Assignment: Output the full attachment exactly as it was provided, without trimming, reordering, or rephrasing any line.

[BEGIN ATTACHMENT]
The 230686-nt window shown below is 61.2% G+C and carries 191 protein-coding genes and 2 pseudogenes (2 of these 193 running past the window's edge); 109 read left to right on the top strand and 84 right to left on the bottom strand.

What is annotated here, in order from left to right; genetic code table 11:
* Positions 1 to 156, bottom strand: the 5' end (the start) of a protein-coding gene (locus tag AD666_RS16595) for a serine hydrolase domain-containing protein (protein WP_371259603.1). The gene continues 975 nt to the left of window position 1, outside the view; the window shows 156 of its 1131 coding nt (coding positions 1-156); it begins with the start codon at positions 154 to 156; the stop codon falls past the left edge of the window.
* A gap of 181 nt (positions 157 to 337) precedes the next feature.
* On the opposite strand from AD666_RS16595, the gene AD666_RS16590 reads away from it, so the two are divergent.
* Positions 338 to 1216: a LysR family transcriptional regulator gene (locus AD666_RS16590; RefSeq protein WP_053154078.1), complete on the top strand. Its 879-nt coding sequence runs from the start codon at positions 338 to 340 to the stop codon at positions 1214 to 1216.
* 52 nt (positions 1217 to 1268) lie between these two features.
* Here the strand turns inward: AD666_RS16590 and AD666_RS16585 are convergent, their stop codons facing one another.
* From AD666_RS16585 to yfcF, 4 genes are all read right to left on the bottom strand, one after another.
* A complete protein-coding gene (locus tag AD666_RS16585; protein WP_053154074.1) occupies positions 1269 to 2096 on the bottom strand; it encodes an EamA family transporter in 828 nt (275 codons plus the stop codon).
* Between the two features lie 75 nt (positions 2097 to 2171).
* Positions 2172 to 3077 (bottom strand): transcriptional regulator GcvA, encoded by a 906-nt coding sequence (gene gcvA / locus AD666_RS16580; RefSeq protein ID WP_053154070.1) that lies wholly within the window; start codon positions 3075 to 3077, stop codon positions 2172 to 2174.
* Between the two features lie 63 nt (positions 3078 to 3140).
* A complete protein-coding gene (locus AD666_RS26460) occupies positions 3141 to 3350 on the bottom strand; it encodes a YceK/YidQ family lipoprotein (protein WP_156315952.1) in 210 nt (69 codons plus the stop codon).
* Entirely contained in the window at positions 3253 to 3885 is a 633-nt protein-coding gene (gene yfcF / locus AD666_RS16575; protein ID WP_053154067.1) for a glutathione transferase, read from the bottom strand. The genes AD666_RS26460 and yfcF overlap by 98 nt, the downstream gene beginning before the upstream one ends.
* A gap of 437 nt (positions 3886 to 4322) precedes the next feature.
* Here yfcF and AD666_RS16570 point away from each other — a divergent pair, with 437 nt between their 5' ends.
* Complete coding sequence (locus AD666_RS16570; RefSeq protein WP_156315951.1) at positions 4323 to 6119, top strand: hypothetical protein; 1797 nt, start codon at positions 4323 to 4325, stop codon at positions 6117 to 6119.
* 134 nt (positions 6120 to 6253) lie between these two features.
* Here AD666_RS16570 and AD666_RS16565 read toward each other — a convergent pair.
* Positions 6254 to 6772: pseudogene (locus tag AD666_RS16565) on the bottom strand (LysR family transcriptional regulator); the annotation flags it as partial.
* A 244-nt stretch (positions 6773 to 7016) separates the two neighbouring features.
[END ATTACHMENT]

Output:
The 230686-nt window shown below is 61.2% G+C and carries 191 protein-coding genes and 2 pseudogenes (2 of these 193 running past the window's edge); 109 read left to right on the top strand and 84 right to left on the bottom strand.

What is annotated here, in order from left to right; genetic code table 11:
* Positions 1 to 156, bottom strand: the 5' end (the start) of a protein-coding gene (locus tag AD666_RS16595) for a serine hydrolase domain-containing protein (protein WP_371259603.1). The gene continues 975 nt to the left of window position 1, outside the view; the window shows 156 of its 1131 coding nt (coding positions 1-156); it begins with the start codon at positions 154 to 156; the stop codon falls past the left edge of the window.
* A gap of 181 nt (positions 157 to 337) precedes the next feature.
* On the opposite strand from AD666_RS16595, the gene AD666_RS16590 reads away from it, so the two are divergent.
* Positions 338 to 1216: a LysR family transcriptional regulator gene (locus AD666_RS16590; RefSeq protein WP_053154078.1), complete on the top strand. Its 879-nt coding sequence runs from the start codon at positions 338 to 340 to the stop codon at positions 1214 to 1216.
* 52 nt (positions 1217 to 1268) lie between these two features.
* Here the strand turns inward: AD666_RS16590 and AD666_RS16585 are convergent, their stop codons facing one another.
* From AD666_RS16585 to yfcF, 4 genes are all read right to left on the bottom strand, one after another.
* A complete protein-coding gene (locus tag AD666_RS16585; protein WP_053154074.1) occupies positions 1269 to 2096 on the bottom strand; it encodes an EamA family transporter in 828 nt (275 codons plus the stop codon).
* Between the two features lie 75 nt (positions 2097 to 2171).
* Positions 2172 to 3077 (bottom strand): transcriptional regulator GcvA, encoded by a 906-nt coding sequence (gene gcvA / locus AD666_RS16580; RefSeq protein ID WP_053154070.1) that lies wholly within the window; start codon positions 3075 to 3077, stop codon positions 2172 to 2174.
* Between the two features lie 63 nt (positions 3078 to 3140).
* A complete protein-coding gene (locus AD666_RS26460) occupies positions 3141 to 3350 on the bottom strand; it encodes a YceK/YidQ family lipoprotein (protein WP_156315952.1) in 210 nt (69 codons plus the stop codon).
* Entirely contained in the window at positions 3253 to 3885 is a 633-nt protein-coding gene (gene yfcF / locus AD666_RS16575; protein ID WP_053154067.1) for a glutathione transferase, read from the bottom strand. The genes AD666_RS26460 and yfcF overlap by 98 nt, the downstream gene beginning before the upstream one ends.
* A gap of 437 nt (positions 3886 to 4322) precedes the next feature.
* Here yfcF and AD666_RS16570 point away from each other — a divergent pair, with 437 nt between their 5' ends.
* Complete coding sequence (locus AD666_RS16570; RefSeq protein WP_156315951.1) at positions 4323 to 6119, top strand: hypothetical protein; 1797 nt, start codon at positions 4323 to 4325, stop codon at positions 6117 to 6119.
* 134 nt (positions 6120 to 6253) lie between these two features.
* Here AD666_RS16570 and AD666_RS16565 read toward each other — a convergent pair.
* Positions 6254 to 6772: pseudogene (locus tag AD666_RS16565) on the bottom strand (LysR family transcriptional regulator); the annotation flags it as partial.
* A 244-nt stretch (positions 6773 to 7016) separates the two neighbouring features.